Tuesday, November 11, 2014

Notes on the AOTA Continuing Competence Standards Draft

The American Occupational Therapy Association has a Commission on Continuing Competence and Professional Development (CCCPD).  The CCCPD is conducting a 5 year review of its standards on continuing competence.  This is a good opportunity to assess the AOTA efforts in this area.

Links to the draft document and a survey can be found here: http://www.aota.org/Publications-News/AOTANews/2014/CCCPD-standards-review.aspx

Here are my concerns with the document:

1. I find the document to be rather vague, and the standards are not evidence-based.  There is no citation that provides information on how these standards were established or how they were developed.  In comparison, NBCOT develops practice standards that are based on a Practice Analysis and they can be viewed here: http://www.nbcot.org/practice-standards

2. The standard on Knowledge is vague and self-referential: "OTs and OTAs shall demonstrate understanding and comprehension of the information required for the multiple roles and responsibilities they assume."  That is saying that they need to know what they need to know, which is not a standard.  That is an empty statement.  The bullet points that follow are similarly vague: "Mastery of the core of the practice and profession of OT," "expertise in client centered OT practice and related primary responsibilities," etc.  These have no meaning.  The purpose of standards is to have something to hold performance up to in comparison.  There are no specifics because it is apparent that these standards were not based on any evidence.  Again, reference the NBCOT document in comparison, that lists specific Domain and Task knowledge needed for competent practice.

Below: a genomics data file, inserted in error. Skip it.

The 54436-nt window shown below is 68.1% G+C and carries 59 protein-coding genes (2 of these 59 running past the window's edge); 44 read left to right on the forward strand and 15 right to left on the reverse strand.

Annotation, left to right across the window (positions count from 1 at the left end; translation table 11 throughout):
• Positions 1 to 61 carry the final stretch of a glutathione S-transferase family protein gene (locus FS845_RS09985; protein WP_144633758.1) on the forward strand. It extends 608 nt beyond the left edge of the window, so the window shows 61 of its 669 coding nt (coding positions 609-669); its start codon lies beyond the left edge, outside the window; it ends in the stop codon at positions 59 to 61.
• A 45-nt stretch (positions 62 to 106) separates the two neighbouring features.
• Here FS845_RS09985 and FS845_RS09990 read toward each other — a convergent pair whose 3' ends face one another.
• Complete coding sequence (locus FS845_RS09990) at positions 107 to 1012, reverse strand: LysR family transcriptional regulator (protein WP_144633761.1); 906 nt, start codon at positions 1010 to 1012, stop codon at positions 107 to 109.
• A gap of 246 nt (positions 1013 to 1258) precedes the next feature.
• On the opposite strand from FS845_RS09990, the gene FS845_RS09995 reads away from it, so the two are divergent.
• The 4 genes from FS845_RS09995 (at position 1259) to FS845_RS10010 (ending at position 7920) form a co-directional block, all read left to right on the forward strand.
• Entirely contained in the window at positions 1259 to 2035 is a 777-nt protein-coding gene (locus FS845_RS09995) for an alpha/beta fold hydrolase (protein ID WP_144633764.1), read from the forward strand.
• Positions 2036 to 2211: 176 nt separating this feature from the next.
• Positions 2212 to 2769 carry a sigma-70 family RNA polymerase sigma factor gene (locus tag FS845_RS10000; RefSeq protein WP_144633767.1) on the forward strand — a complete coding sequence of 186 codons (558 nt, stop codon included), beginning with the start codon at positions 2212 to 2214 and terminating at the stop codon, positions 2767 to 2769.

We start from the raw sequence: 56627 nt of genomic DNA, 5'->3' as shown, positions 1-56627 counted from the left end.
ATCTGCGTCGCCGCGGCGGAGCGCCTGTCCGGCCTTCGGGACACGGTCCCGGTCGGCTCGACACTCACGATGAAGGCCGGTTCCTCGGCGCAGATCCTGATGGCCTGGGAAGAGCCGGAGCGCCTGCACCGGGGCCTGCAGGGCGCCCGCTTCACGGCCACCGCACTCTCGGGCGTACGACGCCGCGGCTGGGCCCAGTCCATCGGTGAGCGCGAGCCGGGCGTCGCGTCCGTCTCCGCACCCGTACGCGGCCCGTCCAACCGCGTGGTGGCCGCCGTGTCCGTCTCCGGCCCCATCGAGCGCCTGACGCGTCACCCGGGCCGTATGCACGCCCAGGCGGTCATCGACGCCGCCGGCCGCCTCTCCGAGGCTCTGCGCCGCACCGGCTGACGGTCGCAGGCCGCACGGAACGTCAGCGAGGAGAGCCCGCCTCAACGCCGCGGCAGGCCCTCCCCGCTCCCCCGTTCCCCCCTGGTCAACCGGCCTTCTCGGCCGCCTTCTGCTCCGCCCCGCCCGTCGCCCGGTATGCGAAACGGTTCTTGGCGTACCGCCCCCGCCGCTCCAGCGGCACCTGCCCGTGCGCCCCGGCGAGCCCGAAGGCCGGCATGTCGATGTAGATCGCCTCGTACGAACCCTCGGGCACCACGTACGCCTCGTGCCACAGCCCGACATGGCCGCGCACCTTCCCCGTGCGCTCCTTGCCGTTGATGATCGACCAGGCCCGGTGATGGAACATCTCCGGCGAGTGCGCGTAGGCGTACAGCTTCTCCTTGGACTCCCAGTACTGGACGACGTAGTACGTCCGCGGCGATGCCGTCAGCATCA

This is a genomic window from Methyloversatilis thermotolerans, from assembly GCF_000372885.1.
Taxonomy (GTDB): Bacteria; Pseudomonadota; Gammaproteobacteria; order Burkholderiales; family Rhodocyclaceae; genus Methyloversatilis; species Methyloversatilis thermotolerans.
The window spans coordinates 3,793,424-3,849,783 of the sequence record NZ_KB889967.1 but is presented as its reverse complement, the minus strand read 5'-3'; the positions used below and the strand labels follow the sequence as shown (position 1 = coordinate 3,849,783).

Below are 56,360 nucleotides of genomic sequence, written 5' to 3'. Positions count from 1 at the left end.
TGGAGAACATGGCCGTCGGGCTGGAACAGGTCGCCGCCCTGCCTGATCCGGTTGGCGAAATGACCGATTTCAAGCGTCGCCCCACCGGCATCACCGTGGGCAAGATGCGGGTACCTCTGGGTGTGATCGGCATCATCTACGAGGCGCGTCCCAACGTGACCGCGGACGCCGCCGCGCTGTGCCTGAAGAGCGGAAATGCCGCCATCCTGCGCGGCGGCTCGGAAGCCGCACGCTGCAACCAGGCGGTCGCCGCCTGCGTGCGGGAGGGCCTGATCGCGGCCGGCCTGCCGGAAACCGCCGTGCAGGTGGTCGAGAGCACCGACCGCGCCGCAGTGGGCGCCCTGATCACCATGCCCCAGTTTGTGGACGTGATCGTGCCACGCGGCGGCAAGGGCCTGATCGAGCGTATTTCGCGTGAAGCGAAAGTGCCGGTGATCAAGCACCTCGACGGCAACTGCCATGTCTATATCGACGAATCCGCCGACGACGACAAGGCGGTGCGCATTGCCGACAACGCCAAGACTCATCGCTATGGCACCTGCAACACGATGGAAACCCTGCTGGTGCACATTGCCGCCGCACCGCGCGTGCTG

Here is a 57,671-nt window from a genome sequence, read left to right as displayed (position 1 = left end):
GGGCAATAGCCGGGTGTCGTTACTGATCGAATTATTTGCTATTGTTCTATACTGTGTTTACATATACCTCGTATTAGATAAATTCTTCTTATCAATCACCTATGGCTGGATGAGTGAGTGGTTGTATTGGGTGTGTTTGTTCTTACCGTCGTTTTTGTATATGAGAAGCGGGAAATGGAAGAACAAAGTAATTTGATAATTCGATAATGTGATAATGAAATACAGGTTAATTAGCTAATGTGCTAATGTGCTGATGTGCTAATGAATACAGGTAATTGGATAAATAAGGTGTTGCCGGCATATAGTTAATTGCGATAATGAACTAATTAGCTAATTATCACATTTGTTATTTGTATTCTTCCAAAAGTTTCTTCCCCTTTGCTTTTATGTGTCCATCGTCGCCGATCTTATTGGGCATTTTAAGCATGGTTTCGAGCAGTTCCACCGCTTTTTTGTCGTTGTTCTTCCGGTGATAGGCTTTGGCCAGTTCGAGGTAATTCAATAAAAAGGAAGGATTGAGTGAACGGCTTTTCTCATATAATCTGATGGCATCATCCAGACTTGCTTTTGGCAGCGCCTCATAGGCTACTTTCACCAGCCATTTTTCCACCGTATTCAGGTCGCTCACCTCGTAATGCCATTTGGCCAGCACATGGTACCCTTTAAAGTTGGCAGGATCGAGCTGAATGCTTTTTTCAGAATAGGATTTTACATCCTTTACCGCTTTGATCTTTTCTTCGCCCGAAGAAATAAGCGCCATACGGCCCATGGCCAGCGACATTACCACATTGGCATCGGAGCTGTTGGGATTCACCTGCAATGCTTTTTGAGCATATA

3. The section on critical reasoning is incomplete and does not reference the multiple ways that OTs engage in reasoning processes.  Notably lacking is any reference to Mattingly's (1994) work on narrative reasoning, which seems to be a rather unique and distinctive method employed by OTs.

4. The section of the Draft document that relates to Ethics references a 2015 Code of Ethics source that has not even been approved by the RA or presented in any final form.  It is irresponsible to cite documents that do not even exist.


I am trying to understand why AOTA is in the continuing competency business.  These standards are vague, self-referential, not evidence based, and cite documents that have not even been written yet. 

The AOTA website states that it represents 50,000 members.  BLS data indicates that there are over 100k+ practicing OTs.  According to the AOTA website (http://www.aota.org/education-careers/advance-career/board-specialty-certifications.aspx) approximately 230 people have pursued the specialty or board certification programs.  That is a barely measurable less than 1 percent participation rate when you measure it against AOTA members.  The percentage of participation in the whole population of practicing OTs is even less.   In my opinion that is rather strong indication that the AOTA continuing competency program is a waste of resources.

It is obvious from that kind of evidence that AOTA does not belong in the continuing competency business.  I suggest that AOTA should use our member resources more responsibly and leave continuing competency to NBCOT who has developed evidence based standards and administers a robust program that already addresses this concern and are used by the vast majority of practitioners. 


(see links above)

Mattingly, C., & Fleming, M. H. (1994). Clinical reasoning: Forms of inquiry in a therapeutic practice. Philadelphia, PA: F. A. Davis Press.

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